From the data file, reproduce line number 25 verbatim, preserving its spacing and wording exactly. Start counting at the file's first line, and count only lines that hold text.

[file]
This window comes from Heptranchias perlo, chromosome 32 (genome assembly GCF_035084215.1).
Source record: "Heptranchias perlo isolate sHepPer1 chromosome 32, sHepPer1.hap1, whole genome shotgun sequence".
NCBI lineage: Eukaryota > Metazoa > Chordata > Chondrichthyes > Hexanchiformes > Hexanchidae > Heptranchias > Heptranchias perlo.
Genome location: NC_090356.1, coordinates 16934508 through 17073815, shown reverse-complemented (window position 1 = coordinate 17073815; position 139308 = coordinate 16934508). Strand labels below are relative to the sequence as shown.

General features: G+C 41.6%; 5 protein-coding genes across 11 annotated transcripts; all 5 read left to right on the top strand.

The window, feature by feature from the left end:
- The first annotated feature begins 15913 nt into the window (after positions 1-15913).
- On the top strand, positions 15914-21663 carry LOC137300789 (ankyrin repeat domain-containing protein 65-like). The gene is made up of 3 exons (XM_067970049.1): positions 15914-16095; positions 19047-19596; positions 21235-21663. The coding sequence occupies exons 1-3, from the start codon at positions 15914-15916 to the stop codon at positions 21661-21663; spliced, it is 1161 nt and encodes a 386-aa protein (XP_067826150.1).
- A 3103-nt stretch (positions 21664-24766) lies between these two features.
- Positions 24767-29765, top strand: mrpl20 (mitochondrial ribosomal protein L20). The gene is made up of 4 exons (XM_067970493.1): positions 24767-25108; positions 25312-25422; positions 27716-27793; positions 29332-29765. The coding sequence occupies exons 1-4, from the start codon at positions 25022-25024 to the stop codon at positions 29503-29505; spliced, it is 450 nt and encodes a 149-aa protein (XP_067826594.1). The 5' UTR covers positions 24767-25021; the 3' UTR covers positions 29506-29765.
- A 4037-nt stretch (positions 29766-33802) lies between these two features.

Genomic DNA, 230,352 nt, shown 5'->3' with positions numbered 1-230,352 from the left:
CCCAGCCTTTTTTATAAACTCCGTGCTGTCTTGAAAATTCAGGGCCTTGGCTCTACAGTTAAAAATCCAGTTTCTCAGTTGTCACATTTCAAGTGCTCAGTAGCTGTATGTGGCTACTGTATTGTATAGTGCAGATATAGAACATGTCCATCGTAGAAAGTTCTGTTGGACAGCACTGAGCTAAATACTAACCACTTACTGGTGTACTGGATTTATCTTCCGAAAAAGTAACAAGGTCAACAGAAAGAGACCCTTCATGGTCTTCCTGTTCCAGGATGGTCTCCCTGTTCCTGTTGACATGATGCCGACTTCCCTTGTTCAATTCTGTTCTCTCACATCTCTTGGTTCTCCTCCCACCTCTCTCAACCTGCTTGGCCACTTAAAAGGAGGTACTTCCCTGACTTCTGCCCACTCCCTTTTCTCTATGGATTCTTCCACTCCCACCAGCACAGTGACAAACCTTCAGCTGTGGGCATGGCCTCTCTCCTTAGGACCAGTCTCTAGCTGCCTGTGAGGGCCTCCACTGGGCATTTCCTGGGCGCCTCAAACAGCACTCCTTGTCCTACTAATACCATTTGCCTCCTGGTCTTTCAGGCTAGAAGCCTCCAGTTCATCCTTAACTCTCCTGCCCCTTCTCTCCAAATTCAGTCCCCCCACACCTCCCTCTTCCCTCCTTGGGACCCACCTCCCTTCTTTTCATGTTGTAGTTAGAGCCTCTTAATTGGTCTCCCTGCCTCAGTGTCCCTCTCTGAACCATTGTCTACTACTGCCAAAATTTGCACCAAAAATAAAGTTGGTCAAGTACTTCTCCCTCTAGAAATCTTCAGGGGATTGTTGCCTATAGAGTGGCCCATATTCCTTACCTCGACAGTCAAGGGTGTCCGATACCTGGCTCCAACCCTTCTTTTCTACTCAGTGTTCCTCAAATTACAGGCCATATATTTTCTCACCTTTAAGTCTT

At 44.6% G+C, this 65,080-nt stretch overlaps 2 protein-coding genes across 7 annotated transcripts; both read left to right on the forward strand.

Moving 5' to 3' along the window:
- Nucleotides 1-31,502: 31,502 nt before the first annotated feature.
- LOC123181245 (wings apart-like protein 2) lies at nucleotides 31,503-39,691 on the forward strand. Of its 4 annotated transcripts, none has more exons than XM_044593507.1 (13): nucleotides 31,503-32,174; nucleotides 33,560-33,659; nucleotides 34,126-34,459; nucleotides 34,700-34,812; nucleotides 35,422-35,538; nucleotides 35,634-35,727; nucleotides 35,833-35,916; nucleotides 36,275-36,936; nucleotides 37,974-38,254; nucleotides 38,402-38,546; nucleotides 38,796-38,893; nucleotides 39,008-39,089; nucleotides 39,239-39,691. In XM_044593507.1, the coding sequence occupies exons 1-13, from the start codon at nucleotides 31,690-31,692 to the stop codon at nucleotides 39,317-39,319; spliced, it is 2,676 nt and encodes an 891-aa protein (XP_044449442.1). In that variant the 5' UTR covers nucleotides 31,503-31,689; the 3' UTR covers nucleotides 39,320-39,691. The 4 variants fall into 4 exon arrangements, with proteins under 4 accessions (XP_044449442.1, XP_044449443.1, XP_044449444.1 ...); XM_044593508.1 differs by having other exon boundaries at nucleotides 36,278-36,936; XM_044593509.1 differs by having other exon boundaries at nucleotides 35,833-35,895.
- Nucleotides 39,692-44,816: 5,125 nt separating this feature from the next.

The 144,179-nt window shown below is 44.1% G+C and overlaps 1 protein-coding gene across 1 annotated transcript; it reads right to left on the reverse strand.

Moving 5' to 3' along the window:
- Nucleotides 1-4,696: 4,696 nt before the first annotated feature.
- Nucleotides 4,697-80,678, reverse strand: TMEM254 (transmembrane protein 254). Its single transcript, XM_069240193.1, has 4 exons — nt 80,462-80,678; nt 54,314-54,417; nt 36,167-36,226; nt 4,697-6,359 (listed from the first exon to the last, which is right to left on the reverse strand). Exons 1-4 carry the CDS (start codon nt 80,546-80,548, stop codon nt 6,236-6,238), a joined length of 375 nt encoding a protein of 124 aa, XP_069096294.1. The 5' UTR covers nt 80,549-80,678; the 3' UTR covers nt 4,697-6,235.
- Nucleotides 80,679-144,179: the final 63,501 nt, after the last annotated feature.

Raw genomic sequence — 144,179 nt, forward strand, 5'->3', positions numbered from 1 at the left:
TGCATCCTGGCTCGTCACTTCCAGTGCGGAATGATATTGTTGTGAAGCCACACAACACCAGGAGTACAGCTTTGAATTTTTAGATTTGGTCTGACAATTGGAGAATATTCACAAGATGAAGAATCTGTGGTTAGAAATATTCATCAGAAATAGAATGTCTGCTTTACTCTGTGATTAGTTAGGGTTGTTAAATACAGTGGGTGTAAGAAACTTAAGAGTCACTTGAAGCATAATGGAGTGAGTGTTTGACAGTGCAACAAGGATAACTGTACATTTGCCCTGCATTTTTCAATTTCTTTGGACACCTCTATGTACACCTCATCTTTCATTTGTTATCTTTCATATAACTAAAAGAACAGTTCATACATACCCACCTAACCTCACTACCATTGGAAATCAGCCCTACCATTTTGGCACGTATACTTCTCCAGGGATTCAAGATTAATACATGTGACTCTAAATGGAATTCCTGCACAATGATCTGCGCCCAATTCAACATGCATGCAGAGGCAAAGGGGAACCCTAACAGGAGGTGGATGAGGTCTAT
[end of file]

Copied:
TGCATCCTGGCTCGTCACTTCCAGTGCGGAATGATATTGTTGTGAAGCCACACAACACCAGGAGTACAGCTTTGAATTTTTAGATTTGGTCTGACAATTGGAGAATATTCACAAGATGAAGAATCTGTGGTTAGAAATATTCATCAGAAATAGAATGTCTGCTTTACTCTGTGATTAGTTAGGGTTGTTAAATACAGTGGGTGTAAGAAACTTAAGAGTCACTTGAAGCATAATGGAGTGAGTGTTTGACAGTGCAACAAGGATAACTGTACATTTGCCCTGCATTTTTCAATTTCTTTGGACACCTCTATGTACACCTCATCTTTCATTTGTTATCTTTCATATAACTAAAAGAACAGTTCATACATACCCACCTAACCTCACTACCATTGGAAATCAGCCCTACCATTTTGGCACGTATACTTCTCCAGGGATTCAAGATTAATACATGTGACTCTAAATGGAATTCCTGCACAATGATCTGCGCCCAATTCAACATGCATGCAGAGGCAAAGGGGAACCCTAACAGGAGGTGGATGAGGTCTAT